May 1, 2020
Saints Announcement an Example of Effective Communication
As some in sports media have begun to talk about baseball and hockey coming back this year, there are others who are openly wondering if football will start on time. At present, most teams have not made any kind of announcement for or against the idea. Some have opted to cancel offseason workouts, however, and the New Orleans Saints are one of the latest.
The Saints made the announcement that their offseason program would not be happening, and that players would be expected to workout at home and come to camp ready, whenever camp might be. Both GM Mickey Loomis and head coach Sean Payton told the players to expect their coaching staff to maintain “regular communication” with players through spring and summer.
Part of that communication was a positive and empathetic message from Payton to his players: “Pay attention to your family. Pay attention to keeping yourself and your family safe. Abide by the orders of each of the states that you’re in. We’ll handle the rest of it… Get yourself in shape, and then, when we’re able to get together, we’ll move on and have a great training camp and a great season…”
With this message, Payton was able to get his key message across, that he expected the players to be ready to go when called upon, while still defining priorities for the team and the brand. Take care of yourselves and your families.
Looking at that message, we see a leader who is on message, as well as speaking in a way that draws people in and creates buy-in. In a time of crisis, there is a risk of losing loyalty if a message tells people what they should do rather than addresses their feelings or concerns. Payton knows his team won’t make any kind of run if there’s mistrust and division. He also knows that players won’t play for a coach they don’t believe in.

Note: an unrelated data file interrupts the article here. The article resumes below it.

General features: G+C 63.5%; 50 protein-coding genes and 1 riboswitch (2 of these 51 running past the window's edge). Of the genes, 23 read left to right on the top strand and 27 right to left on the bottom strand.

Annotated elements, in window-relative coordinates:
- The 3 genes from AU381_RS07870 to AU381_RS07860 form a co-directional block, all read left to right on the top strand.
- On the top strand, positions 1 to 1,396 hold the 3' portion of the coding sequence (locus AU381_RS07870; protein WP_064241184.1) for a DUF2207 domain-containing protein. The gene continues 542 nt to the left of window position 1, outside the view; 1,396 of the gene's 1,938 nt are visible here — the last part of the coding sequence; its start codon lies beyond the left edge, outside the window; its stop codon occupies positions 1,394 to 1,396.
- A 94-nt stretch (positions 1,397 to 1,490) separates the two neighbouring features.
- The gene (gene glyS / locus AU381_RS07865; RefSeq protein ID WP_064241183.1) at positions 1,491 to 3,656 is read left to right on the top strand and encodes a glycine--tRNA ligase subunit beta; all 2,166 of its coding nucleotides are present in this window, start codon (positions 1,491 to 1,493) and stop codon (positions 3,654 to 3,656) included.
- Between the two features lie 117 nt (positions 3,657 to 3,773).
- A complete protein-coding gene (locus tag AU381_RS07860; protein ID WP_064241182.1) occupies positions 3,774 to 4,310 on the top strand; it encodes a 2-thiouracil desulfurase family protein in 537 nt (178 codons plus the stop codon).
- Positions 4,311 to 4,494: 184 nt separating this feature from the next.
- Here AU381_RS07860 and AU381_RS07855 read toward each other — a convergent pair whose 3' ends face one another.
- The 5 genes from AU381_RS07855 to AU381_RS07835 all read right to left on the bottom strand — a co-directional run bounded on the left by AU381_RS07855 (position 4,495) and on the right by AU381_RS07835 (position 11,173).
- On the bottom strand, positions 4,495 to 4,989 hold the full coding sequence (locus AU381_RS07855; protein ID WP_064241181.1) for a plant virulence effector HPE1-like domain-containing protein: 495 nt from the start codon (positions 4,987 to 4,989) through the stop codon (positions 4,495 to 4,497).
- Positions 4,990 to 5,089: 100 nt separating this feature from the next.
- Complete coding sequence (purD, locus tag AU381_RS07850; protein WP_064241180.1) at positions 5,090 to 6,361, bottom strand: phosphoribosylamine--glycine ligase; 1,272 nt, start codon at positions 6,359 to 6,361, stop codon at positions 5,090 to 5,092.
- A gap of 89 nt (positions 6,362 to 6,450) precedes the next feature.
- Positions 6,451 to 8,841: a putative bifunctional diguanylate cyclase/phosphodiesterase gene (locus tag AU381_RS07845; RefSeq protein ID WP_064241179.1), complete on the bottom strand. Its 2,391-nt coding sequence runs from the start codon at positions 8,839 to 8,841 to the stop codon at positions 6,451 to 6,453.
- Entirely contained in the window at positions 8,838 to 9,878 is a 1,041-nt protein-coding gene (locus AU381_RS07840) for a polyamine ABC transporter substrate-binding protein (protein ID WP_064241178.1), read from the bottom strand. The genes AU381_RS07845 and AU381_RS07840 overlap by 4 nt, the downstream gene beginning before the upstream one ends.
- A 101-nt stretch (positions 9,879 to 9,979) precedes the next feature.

This principle has some relevance to nearly every brand or organization. People, whether they are members of a team, an audience, or a market cohort, want to be connected and appreciated, not taken for granted. Leaders and marketers can do a lot of heavy lifting with short, simple communication that is primarily connective.
Case in point, Payton didn’t have to say a lot to say what he needed to say in a way that connected with his players and their families at a time when many people are worried, scared, and wondering what might happen next. Once they were connected with his message, Payton offered clear expectations, as well as a long-term vision everyone on the team could get behind.